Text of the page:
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SOUNDTRACK: MUMU FRESH Feat. Black Thought & DJ Dummy-Tiny Desk Concert #765 (July 11, 2018).

I recognized Mumu Fresh from when she appeared at a Tiny Desk with August Greene a few months ago.  Mumu Fresh was a true highlight of that show–her rap was political and personal and powerful.

Here she’s got her own concert (and DJ Dummy is back with her for this as well).

A regal combination of black power and Native American pride, Mumu Fresh — also known by her birth name Maimouna Youssef — is an abundantly gifted singer and emcee who prances between genres and styles. The Baltimore native fuses her rich multi-octave range and ferocious rap delivery with spiritually inclined lyrics so potent and mindful they precipitated a wellspring of emotion throughout the room.

Mumu began her own Tiny Desk in her native Lakota tongue with “Ink Pata,” signaling a call to prayer in a sacred ritual. Looped tribal chants of her own harmonies set the mood as delivered a stirring spoken word performance that journeyed through her ancestral lineage to the struggles of the present day.

Her looping is outstanding–she harmonized with herself perfectly.  After a minute and a half she speak/raps/reads a lengthy piece that is really powerful.

With a buoyant and thoughtful spirit, Mumu and her band transitioned into the classic-sounding “Miracles” from Vintage Babies, her collaborative album with group mate DJ Dummy. Declaring it a celebration of soul music, she mixed sweet tender melodies with lyrics to empower those devoid of hope.

She introduces “Miracles” by saying, we are always waiting for something to happen.  But what if your miracle is waiting for you to be prepared: “the teacher arrives when the student is ready.”  It was great having live strings on this track: Chelsey Green (violin), Monique Brooks-Roberts (violin), Kevin Jones (cello) and the backing singers (Amber Harmon) gave an excellent soul sound.

This song segued into the awesome “Work in Progress.”  Accented by the feel-good chords of The Roots keyboardist Ray Angry, and Chris Dave (drums) and Romier Mendez (bass), Mumu speaks t he truth.  With some of my favorite lyrics:

I wanna be a good role model to girls coming after
but sometimes I slip up and say some shit that’s wretched
Forgive me, I’m a work in progress

I don’t give a fuck about what you’re saying to me.
If I’m too big for my britches then give me a sheet.
I need room to grow I’m still figuring it out,
If you say you ain’t, you lying–what you talking about?

and my personal favorite

I’ve been through so much shit I’m surprised I’m still standing
so every time I see a mirror I pose dammit!

The set concludes with a new version of “Say My Name,” a song Mumu wrote about Sandra Bland, who died in police custody in 2015, and the impact it had on her. Starting off with a 1950s doo-wop circle, she blends traditional soul elements with politically relevant lyrics.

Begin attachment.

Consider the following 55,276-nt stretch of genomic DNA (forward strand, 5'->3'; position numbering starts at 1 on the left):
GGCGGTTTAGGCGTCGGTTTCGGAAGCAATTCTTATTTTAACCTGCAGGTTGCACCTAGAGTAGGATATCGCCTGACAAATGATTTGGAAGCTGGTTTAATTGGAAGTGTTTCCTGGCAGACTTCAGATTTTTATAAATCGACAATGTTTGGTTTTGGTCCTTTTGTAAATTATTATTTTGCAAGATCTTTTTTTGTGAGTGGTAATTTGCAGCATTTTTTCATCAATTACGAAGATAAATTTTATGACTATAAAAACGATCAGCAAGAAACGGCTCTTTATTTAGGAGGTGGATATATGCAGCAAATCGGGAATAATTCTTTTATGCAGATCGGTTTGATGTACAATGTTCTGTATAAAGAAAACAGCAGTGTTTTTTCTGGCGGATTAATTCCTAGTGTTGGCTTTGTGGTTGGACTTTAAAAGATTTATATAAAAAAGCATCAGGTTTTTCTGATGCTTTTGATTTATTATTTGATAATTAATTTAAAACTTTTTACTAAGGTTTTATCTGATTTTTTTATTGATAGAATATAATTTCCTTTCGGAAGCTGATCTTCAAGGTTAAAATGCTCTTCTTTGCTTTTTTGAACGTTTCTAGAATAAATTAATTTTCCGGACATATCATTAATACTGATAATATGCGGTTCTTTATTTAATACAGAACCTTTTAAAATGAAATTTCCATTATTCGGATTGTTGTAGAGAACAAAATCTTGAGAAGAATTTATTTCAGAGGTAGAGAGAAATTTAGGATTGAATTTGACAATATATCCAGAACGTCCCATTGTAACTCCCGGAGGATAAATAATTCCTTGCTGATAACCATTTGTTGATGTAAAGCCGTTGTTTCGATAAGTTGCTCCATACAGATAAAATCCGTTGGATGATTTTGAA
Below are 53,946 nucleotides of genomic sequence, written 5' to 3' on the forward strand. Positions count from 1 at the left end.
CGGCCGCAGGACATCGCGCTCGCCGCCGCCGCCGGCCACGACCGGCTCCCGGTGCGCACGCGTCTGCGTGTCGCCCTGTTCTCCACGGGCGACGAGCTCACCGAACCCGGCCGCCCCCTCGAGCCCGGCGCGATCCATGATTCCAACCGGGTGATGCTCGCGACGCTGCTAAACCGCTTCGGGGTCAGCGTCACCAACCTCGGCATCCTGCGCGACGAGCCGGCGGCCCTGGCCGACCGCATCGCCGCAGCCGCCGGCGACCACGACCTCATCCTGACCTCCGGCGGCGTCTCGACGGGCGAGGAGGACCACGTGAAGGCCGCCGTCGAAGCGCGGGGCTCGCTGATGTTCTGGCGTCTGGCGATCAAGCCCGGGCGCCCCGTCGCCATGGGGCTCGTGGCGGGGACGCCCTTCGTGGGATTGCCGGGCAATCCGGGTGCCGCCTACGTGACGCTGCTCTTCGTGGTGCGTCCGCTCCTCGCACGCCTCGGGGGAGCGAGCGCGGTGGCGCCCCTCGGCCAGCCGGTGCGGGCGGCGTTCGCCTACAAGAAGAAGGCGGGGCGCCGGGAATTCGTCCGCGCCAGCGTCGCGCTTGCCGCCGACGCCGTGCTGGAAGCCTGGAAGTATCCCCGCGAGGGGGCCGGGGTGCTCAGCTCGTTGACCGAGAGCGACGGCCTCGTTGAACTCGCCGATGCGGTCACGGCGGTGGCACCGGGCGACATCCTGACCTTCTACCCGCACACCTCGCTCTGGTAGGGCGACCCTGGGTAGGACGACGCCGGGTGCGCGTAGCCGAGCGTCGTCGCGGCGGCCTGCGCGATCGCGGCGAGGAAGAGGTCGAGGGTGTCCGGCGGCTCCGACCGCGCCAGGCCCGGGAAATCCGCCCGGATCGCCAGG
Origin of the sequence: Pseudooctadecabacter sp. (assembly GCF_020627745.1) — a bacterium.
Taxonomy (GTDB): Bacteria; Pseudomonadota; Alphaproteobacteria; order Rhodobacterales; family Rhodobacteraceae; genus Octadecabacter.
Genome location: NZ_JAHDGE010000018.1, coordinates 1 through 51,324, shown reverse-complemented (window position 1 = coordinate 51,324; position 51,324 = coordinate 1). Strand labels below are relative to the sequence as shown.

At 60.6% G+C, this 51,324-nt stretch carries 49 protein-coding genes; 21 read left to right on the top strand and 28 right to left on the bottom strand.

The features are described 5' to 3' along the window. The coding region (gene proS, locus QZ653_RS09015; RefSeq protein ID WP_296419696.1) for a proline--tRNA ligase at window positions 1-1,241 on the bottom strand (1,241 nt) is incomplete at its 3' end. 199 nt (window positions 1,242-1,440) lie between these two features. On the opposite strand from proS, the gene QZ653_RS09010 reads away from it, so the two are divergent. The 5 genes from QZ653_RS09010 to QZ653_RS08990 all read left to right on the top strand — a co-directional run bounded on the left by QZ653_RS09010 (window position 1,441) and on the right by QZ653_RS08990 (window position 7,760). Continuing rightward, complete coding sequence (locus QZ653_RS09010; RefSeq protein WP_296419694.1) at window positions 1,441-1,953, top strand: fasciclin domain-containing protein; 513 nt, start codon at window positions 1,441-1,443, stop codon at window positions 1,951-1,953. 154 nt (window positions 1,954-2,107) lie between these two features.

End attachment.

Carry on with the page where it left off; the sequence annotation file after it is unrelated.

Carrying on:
It opens with doo wop vocals and lovely pizzicato strings:

If I should die tomorrow at the hands of the policeman
and the papers say, hey, we’re going to call it as suicide
would you even question why?

We watched a woman get drug out and beaten
filmed on a highway
and all y’all could say was black women too mouthy
I’m vexed searching my timeline
See if people find time to criticize and villainize, call that shit a suicide.
What if Sandra Bland was your child

Audacity of hope
to believe you can succeed when everybody and their momma say no
Well fuck y’all. I’m different descendant of the fittest
I’ve been reincarnated just so i can handle business.

Black Thought comes out for a final verse, but it’s hard to hold a candle to what Mumu just laid down.  His flow is great though.  And she even tacks on an extra verse after the credits.

[READ: February 1, 2018] “The Requirement”

I rather enjoyed this simple story, told simply.  It begins with the narrator talking about how when you get older, you lose people.  You don’t care about people who have died until people your own age start leaving.

He says that when people who mattered to him died, he began to feel something was required of him. If he could do it, he did, but sometimes he didn’t know what the requirement was.

When his good friend Bog Ellis got sick he felt a requirement but had no idea what it could be or how to do it.

She tells us some great Big Ellis stories. (more…)

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SOUNDTRACK: AUGUST GREENE-Tiny Desk Concert #709 (February 21, 2018).

A collective of artists is at the core of August Greene: Common (Lonnie Rashid Lynn), keyboardist Robert Glasper and drummer Karriem Riggins have known each other for a long time.

The blurb says

August Greene was born at the White House in 2016 during a special Tiny Desk concert. It was during that unprecedented performance that the then-untitled ensemble premiered the powerful “Letter to the Free,” an original song for Ava DuVernay’s Netflix documentary 13th that eventually won an Emmy for Outstanding Original Music and Lyrics.

Common says they came together to be an inspirational collective who wanted to foreground women and put women in the foreground.  It is unfortunate, then, that the first song features all men.  But their hearts are in the right place “That’s important in hip-hop, which has long been dogged by an old-line adherence to misogyny, as it lays claim to the world’s most popular genre.”

For the trio’s first visit to NPR headquarters, they brought some special guests: vocalists Brandy, Maimouna Youssef and Andra Day. The band performed four tracks from its upcoming self-titled album (out March 9 on Amazon Music), an impromptu freestyle, and Day’s Oscar-nominated collaboration with Common, “Stand Up For Something,” from the film Marshall. Common described the theme of the Tiny Desk as “Foregrounding Women,” alluding to the attendance of Brandy, Day and Youssef, as well as the spiritual presence of Glasper’s younger cousin, Loren, who passed just a few days prior.  [Common says she “transitioned” which I thought meant she was undergoing gender reassignment surgery–euphemisms are dangerous, people].